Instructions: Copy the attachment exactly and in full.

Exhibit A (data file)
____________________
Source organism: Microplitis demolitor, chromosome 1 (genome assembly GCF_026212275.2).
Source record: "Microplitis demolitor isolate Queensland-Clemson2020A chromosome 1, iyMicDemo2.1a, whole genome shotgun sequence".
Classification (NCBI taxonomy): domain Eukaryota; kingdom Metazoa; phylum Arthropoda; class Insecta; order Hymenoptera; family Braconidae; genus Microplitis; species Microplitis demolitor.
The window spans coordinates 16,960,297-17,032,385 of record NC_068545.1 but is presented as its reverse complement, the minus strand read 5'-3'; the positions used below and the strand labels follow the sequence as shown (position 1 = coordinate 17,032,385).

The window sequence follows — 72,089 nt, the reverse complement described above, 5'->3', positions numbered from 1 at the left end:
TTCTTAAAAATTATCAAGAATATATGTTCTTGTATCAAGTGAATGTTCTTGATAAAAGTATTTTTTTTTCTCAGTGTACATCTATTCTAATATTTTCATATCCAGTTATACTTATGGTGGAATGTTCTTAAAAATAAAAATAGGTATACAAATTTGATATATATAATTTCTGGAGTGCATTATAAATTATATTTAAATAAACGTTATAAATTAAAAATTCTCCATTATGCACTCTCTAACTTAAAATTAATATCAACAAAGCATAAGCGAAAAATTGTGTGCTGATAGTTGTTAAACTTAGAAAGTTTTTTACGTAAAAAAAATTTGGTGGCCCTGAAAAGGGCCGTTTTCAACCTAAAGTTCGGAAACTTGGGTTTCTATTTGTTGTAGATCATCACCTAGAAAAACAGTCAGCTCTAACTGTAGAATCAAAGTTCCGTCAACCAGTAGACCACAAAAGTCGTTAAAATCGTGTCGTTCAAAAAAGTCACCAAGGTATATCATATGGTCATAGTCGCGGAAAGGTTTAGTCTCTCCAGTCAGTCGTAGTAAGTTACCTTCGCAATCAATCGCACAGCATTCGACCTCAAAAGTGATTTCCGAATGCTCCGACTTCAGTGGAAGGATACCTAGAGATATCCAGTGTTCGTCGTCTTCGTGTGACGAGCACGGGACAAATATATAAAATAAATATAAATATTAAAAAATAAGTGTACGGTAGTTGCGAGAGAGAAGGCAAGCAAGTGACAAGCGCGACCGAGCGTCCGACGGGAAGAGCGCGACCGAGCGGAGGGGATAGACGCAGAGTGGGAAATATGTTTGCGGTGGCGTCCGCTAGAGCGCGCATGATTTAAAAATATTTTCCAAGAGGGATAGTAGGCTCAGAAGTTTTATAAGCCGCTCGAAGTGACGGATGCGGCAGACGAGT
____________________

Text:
Source organism: Microplitis demolitor, chromosome 1 (genome assembly GCF_026212275.2).
Source record: "Microplitis demolitor isolate Queensland-Clemson2020A chromosome 1, iyMicDemo2.1a, whole genome shotgun sequence".
Classification (NCBI taxonomy): domain Eukaryota; kingdom Metazoa; phylum Arthropoda; class Insecta; order Hymenoptera; family Braconidae; genus Microplitis; species Microplitis demolitor.
The window spans coordinates 16,960,297-17,032,385 of record NC_068545.1 but is presented as its reverse complement, the minus strand read 5'-3'; the positions used below and the strand labels follow the sequence as shown (position 1 = coordinate 17,032,385).

The window sequence follows — 72,089 nt, the reverse complement described above, 5'->3', positions numbered from 1 at the left end:
TTCTTAAAAATTATCAAGAATATATGTTCTTGTATCAAGTGAATGTTCTTGATAAAAGTATTTTTTTTTCTCAGTGTACATCTATTCTAATATTTTCATATCCAGTTATACTTATGGTGGAATGTTCTTAAAAATAAAAATAGGTATACAAATTTGATATATATAATTTCTGGAGTGCATTATAAATTATATTTAAATAAACGTTATAAATTAAAAATTCTCCATTATGCACTCTCTAACTTAAAATTAATATCAACAAAGCATAAGCGAAAAATTGTGTGCTGATAGTTGTTAAACTTAGAAAGTTTTTTACGTAAAAAAAATTTGGTGGCCCTGAAAAGGGCCGTTTTCAACCTAAAGTTCGGAAACTTGGGTTTCTATTTGTTGTAGATCATCACCTAGAAAAACAGTCAGCTCTAACTGTAGAATCAAAGTTCCGTCAACCAGTAGACCACAAAAGTCGTTAAAATCGTGTCGTTCAAAAAAGTCACCAAGGTATATCATATGGTCATAGTCGCGGAAAGGTTTAGTCTCTCCAGTCAGTCGTAGTAAGTTACCTTCGCAATCAATCGCACAGCATTCGACCTCAAAAGTGATTTCCGAATGCTCCGACTTCAGTGGAAGGATACCTAGAGATATCCAGTGTTCGTCGTCTTCGTGTGACGAGCACGGGACAAATATATAAAATAAATATAAATATTAAAAAATAAGTGTACGGTAGTTGCGAGAGAGAAGGCAAGCAAGTGACAAGCGCGACCGAGCGTCCGACGGGAAGAGCGCGACCGAGCGGAGGGGATAGACGCAGAGTGGGAAATATGTTTGCGGTGGCGTCCGCTAGAGCGCGCATGATTTAAAAATATTTTCCAAGAGGGATAGTAGGCTCAGAAGTTTTATAAGCCGCTCGAAGTGACGGATGCGGCAGACGAGT